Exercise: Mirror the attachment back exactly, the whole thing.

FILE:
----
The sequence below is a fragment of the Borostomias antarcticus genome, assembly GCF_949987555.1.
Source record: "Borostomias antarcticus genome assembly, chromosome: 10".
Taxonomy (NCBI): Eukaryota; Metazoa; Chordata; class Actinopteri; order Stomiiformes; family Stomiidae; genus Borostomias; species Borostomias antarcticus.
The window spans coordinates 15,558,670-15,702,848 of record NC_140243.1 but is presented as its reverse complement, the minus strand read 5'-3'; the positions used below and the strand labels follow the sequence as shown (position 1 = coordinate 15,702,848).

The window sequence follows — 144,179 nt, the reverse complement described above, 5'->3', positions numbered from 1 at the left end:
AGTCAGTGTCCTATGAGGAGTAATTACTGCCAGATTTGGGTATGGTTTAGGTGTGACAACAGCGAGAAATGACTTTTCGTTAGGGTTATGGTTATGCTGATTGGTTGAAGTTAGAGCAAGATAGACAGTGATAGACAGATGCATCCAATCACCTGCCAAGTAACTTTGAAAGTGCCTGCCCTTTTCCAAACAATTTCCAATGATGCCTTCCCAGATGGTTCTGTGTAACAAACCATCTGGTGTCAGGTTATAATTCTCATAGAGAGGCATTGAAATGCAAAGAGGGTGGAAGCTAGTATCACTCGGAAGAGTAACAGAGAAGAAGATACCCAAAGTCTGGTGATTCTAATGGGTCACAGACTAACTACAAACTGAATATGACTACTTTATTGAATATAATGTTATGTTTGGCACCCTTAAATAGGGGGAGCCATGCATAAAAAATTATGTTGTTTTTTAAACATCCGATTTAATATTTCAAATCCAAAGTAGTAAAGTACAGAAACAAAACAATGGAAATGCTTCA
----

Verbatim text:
The sequence below is a fragment of the Borostomias antarcticus genome, assembly GCF_949987555.1.
Source record: "Borostomias antarcticus genome assembly, chromosome: 10".
Taxonomy (NCBI): Eukaryota; Metazoa; Chordata; class Actinopteri; order Stomiiformes; family Stomiidae; genus Borostomias; species Borostomias antarcticus.
The window spans coordinates 15,558,670-15,702,848 of record NC_140243.1 but is presented as its reverse complement, the minus strand read 5'-3'; the positions used below and the strand labels follow the sequence as shown (position 1 = coordinate 15,702,848).

The window sequence follows — 144,179 nt, the reverse complement described above, 5'->3', positions numbered from 1 at the left end:
AGTCAGTGTCCTATGAGGAGTAATTACTGCCAGATTTGGGTATGGTTTAGGTGTGACAACAGCGAGAAATGACTTTTCGTTAGGGTTATGGTTATGCTGATTGGTTGAAGTTAGAGCAAGATAGACAGTGATAGACAGATGCATCCAATCACCTGCCAAGTAACTTTGAAAGTGCCTGCCCTTTTCCAAACAATTTCCAATGATGCCTTCCCAGATGGTTCTGTGTAACAAACCATCTGGTGTCAGGTTATAATTCTCATAGAGAGGCATTGAAATGCAAAGAGGGTGGAAGCTAGTATCACTCGGAAGAGTAACAGAGAAGAAGATACCCAAAGTCTGGTGATTCTAATGGGTCACAGACTAACTACAAACTGAATATGACTACTTTATTGAATATAATGTTATGTTTGGCACCCTTAAATAGGGGGAGCCATGCATAAAAAATTATGTTGTTTTTTAAACATCCGATTTAATATTTCAAATCCAAAGTAGTAAAGTACAGAAACAAAACAATGGAAATGCTTCA